When Yoshihime presses the gatekeeper’s face to her crotch, she is testing his own awakening. The gate through which all buddhas come? She turns the question back on him — “Look, look!” She is asking him to investigate the gate from his own experience. In his affected answer, the image “the fragrance of wind and dew” is meant to evoke nonduality between the extremes of her two legs: the resolution of being and nonbeing, form and emptiness, ultimate and provisional truth. However, his response does not meet the direct, earthy, embodied wisdom to which she was pressing his face; it resolves no dualities. Who but a complete fake would comment about wind and dew when pressed into the crotch of a woman?


But the abbot’s attendant has a deeper response to Yoshihime’s “Look, look!” He does not attempt to change the subject or ignore her earthy wisdom. He proclaims that all the buddhas of the past, present, and future come through this gate of the Mother. When he speaks of “giving light,” he is acknowledging the name of the great dharma hall of Engakuji, known as the Great Light Hall; all the awakened ones of Engakuji have passed through the cervix and vagina of the mother of all the buddhas, and so Yoshihime is to be revered and respected. In one flourish, he has flung open the manifold gates that are none other than the single gate of the Mother. We prostrate to Yoshihime, the radiant devil-girl! May we ourselves realize the dharma gate of the Mother!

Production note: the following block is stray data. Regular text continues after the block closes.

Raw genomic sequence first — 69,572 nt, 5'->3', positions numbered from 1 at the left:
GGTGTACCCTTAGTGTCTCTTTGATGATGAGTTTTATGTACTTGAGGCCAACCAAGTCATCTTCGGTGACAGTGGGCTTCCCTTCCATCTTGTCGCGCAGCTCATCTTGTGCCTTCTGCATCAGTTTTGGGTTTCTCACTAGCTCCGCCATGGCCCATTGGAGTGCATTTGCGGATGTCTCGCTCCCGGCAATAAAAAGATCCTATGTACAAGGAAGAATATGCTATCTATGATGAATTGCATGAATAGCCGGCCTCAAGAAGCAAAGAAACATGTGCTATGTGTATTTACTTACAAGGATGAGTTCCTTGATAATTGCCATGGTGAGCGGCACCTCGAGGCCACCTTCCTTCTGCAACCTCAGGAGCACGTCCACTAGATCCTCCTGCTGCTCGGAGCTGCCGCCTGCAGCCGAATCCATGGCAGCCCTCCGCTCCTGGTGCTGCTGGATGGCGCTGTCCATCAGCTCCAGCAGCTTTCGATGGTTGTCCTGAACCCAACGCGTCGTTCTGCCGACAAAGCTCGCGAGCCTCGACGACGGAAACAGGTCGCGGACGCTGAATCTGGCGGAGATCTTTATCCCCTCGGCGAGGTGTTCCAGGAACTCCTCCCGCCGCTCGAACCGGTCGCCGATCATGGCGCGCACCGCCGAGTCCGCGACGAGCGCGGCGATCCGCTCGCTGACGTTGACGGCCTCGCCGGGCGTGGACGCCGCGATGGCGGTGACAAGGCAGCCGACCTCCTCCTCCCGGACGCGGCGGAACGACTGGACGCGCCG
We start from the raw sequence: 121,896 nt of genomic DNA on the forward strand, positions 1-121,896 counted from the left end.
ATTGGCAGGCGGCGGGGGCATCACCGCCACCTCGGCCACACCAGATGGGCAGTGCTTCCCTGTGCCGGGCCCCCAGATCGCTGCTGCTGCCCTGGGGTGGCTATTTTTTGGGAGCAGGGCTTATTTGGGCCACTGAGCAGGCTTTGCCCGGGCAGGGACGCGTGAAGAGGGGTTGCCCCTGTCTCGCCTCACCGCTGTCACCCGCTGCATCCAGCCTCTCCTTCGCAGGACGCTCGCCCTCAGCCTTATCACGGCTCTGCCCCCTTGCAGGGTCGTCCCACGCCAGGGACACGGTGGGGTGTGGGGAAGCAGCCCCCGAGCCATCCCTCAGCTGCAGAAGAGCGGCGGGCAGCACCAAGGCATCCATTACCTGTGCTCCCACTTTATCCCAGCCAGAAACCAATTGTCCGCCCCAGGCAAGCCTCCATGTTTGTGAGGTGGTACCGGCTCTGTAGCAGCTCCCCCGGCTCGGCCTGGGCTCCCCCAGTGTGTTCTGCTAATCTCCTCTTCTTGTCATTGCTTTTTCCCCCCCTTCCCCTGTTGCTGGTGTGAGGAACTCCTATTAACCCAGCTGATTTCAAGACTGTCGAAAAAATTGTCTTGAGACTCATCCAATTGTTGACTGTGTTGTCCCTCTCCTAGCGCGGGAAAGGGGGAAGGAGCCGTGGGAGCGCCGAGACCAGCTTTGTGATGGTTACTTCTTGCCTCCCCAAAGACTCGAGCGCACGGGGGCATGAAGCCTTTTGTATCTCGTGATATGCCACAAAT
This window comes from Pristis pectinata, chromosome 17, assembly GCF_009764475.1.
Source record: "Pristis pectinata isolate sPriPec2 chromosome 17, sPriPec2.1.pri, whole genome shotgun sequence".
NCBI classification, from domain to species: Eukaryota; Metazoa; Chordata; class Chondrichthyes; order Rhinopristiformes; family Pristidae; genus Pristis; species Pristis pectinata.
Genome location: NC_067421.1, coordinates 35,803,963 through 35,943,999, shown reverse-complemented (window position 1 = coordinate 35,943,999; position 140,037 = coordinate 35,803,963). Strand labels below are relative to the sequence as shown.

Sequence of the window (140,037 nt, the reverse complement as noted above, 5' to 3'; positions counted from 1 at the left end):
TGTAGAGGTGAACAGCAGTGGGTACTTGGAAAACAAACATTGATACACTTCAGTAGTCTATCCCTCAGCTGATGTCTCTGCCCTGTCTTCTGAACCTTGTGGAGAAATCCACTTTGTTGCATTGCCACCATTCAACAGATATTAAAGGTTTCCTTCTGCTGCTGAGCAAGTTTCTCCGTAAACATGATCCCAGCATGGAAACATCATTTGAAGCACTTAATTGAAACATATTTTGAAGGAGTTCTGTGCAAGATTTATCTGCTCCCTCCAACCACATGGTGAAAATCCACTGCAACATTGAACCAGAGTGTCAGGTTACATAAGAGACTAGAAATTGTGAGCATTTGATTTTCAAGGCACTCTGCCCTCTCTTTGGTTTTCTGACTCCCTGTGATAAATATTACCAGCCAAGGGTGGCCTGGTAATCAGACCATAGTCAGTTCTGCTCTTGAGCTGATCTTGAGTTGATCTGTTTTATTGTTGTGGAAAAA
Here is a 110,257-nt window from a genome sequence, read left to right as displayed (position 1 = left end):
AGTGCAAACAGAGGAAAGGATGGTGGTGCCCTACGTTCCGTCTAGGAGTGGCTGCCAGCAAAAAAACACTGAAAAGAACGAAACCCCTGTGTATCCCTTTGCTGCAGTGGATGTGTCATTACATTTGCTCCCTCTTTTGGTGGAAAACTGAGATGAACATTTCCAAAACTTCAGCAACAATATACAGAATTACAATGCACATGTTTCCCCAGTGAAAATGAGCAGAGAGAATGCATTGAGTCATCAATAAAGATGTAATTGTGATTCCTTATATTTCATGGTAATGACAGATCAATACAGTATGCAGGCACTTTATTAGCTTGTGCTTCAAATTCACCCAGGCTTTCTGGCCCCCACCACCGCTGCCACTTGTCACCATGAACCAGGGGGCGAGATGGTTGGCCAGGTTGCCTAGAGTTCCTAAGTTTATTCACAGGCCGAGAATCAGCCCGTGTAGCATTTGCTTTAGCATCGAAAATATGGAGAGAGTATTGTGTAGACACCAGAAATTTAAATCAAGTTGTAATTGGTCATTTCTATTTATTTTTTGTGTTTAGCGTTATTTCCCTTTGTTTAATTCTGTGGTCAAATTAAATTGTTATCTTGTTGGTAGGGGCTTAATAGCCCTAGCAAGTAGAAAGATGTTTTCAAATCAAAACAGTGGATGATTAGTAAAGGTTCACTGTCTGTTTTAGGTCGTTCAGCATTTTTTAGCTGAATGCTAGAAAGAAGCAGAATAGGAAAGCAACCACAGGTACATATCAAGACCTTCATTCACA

Judith Simmer-Brown is professor of religious studies at Naropa University and the author of Dakini’s Warm Breath: The Feminine Principle in Tibetan Buddhism.


Excerpted from The Hidden Lamp: Stories from Twenty-Five Centuries of Awakened Women, edited by Zenshin Florence Caplow and Reigetsu Susan Moon. © 2013 by Florence Caplow and Susan Moon. Published with permission of Wisdom Publications.


Photos with this article: Venusblumen by Shary Boyle, 2009, porcelain. Photo courtesy of the artist and Jessica Bradley Gallery

Tumbleweed (detail; shown) by Shary Boyle, 2010, porcelain




From the November 2013 Shambhala Sun magazine. To see what else is in this issue, click here.